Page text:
Klinger noted that when Trump invited Chinese President Xi Jinping to Mar-a-Lago last year, the White House suggested the president would be tough on Xi. Trump no doubt impressed the Chinese president when he told him over chocolate cake that the U.S. had bombed Syrian forces in retaliation for Bashar al Assad’s use of chemical weapons against his own people.

But also, Klinger noted, Trump showed he can be played. Xi gave Trump a “ten-minute lecture” on North Korea and Trump emerged with a different view.

Republicans and Democrats have been aghast at the number of empty positions in the State Department and the fact that Trump has not nominated an ambassador to South Korea. Klinger doesn’t see how Trump expects to prepare for a summit in less than two months with a hollowed-out foreign policy shop.

Schanzer is less concerned. He noted that the Obama administration had very sharp operatives working on the Iran nuclear deal, “but they folded in the face of Iranian negotiators.”

Schanzer also is heartened by the administration’s focus on North Korea, which “has been the No. 1 issue for the National Security Council.” When you add staff from the Pentagon and intelligence agencies, he said, “it’s not as if we don’t have manpower on this issue.”

After more than three decades of U.S. presidents trying but failing to tame Pyongyang, Trump at least benefits from the effects of international isolation and trade sanctions that have deprived North Korea of oil imports and other resources.

White House Press Secretary Sarah Sanders told reporters that the North Koreans have “promised to denuclearize, they’ve promised to stop nuclear and missile testing and they’ve recognized that we’re going to continue in our military exercises.”

At the same time, Sanders said, “The United States has made zero concessions.”

While past international agreements have failed, Klinger said that doesn’t mean that this effort absolutely must fail. The key is to not fall into two familiar traps. “We accepted very vaguely worded agreements in order to reach an agreement,” Klinger said, and, “we had insufficient verification.”

(Creators Syndicate)

Brothers Grimm coming to Keizer

Of the Keizertimes

Michael Collins said playing all the roles in Cinderella in The Brothers Grimm Spectaculathon is like doing wind sprints while acting.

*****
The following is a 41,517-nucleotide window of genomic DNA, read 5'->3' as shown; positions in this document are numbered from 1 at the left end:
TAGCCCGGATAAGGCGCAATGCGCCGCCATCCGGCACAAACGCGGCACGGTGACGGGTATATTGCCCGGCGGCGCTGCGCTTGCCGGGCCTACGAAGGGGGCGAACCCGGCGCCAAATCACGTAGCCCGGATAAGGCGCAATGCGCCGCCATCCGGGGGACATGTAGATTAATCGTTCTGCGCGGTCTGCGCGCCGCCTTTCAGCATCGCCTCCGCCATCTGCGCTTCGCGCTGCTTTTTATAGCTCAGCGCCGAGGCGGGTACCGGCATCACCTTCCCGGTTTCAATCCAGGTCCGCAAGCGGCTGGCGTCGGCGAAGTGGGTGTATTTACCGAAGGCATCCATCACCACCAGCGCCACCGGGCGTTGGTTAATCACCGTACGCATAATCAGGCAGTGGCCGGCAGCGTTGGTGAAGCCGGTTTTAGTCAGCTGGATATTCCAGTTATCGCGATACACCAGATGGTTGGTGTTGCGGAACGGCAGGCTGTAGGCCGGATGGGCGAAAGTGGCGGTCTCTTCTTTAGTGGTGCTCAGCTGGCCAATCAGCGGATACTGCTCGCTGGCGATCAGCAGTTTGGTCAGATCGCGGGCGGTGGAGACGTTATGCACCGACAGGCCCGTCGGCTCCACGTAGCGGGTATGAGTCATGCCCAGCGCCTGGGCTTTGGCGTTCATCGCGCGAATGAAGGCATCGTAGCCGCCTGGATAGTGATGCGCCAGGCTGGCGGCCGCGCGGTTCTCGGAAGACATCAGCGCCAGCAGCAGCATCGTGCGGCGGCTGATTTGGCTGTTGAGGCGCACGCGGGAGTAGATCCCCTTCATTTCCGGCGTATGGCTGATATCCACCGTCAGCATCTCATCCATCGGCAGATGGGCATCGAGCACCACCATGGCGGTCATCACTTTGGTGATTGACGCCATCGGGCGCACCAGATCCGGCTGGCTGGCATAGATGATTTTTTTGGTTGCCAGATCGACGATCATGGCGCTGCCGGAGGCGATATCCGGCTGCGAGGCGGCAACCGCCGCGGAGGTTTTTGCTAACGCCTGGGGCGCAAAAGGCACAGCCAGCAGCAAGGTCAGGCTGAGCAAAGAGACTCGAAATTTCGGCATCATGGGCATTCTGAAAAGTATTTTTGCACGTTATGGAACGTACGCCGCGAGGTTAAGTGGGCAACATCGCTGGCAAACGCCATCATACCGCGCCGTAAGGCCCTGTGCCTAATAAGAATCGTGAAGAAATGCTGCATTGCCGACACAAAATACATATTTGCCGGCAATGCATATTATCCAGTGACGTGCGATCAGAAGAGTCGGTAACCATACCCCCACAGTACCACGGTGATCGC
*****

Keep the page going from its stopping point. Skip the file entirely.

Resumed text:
He would know.

Along with donning multiple colorful wigs in the Keizer Homegrown Theatre show, Collins is also training for an IronMan triathlon and plays trumpet in the Salem Pops Orchestra.

Collins works for the Department of Justice and everyday for the last seven and half years has written an original poem.

“I’m always kind of juggling,” Collins said. “I am busy but I like being busy.”

Along with Cinderella, Collins plays the wicked step mother, the two wicked step sisters, the prince and a flock of birds after all the other actors in the play get sick with food poisoning and one person has to step it and do it all.

Collins decided to audition for the show, which runs March 16-17, 23-24 at 7 p.m. and March 18 and 25 at 2 p.m., at the recommendation of his wife.

“She said ‘one person playing all these characters, that sounds like you,’” Collins said.

Director Linda Baker cast Collins right on the spot.

“His audition piece was phenomenally brilliant so before I even left auditions I said please be in The Spectaculathon and I want you to play this part and here’s a script,” Baker said.

Collins said he didn’t actually have a piece prepared for the audition so instead he delivered a version of Aesop Fables’ The Fox and the Grapes, a story he’s told to students at Englewood Elementary School every March as part of Read Across America for 20 years since his own kids were in kindergarten.

“I cut that down and just did it,” Collins said.

In The Brothers Grimm Spectaculathon, written by Don Zolidis, two narrators attempt to recreate all 209 Brothers Grimm fairy tales, ranging from classics like Snow White and Cinderella to more obscure stories like The Devil’s Grandmother and The Girl Without Hands.

At the end is a two-minute recap.

“Things just pop in and out, people change roles, genders are bent,” Baker said. “Props are thrown on and off stage. Sometimes somebody dies and pops back up and is another character. It’s a roller coaster. It’s a silly, surprisingly witty work. It gives our actors a lot to think about and stretch.”

The two narrators, both McNary graduates who have been with Keizer Homegrown since the beginning, are Allison Reid and Anthony O’Neal.

Another McNary alum, Jeff Minden, is co-directing the show with Baker.

Seven other actors, Collins, Nicholas Hikes, Dylan Marley, Braden Pippert, Rebekah Pippert, Lauren Stenerson and Marah Walsh have divided up the rest of the parts.

“We opened it up a little bit. It can be played with as few as five people but I don’t know how that would be possible,” Baker said.

Hikes, who also graduated from McNary, plays Rumplestiltskin and a prince. But his favorite part is a dwarf that plays Snow White.

“It’s way more fun that I thought it was going to be,” Hikes said. “I’ve seen versions of the show before where it’s just not as fun as we’re doing it. There are so many kooky costume pieces. It’s just a pure delight every time I come in here.”

The show is Keizer Homegrown’s first at its new theatre, located at the Keizer heritage Center, 980 Chemawa Rd. NE.

General admission tickets are $15 and can be purchased at the door or online at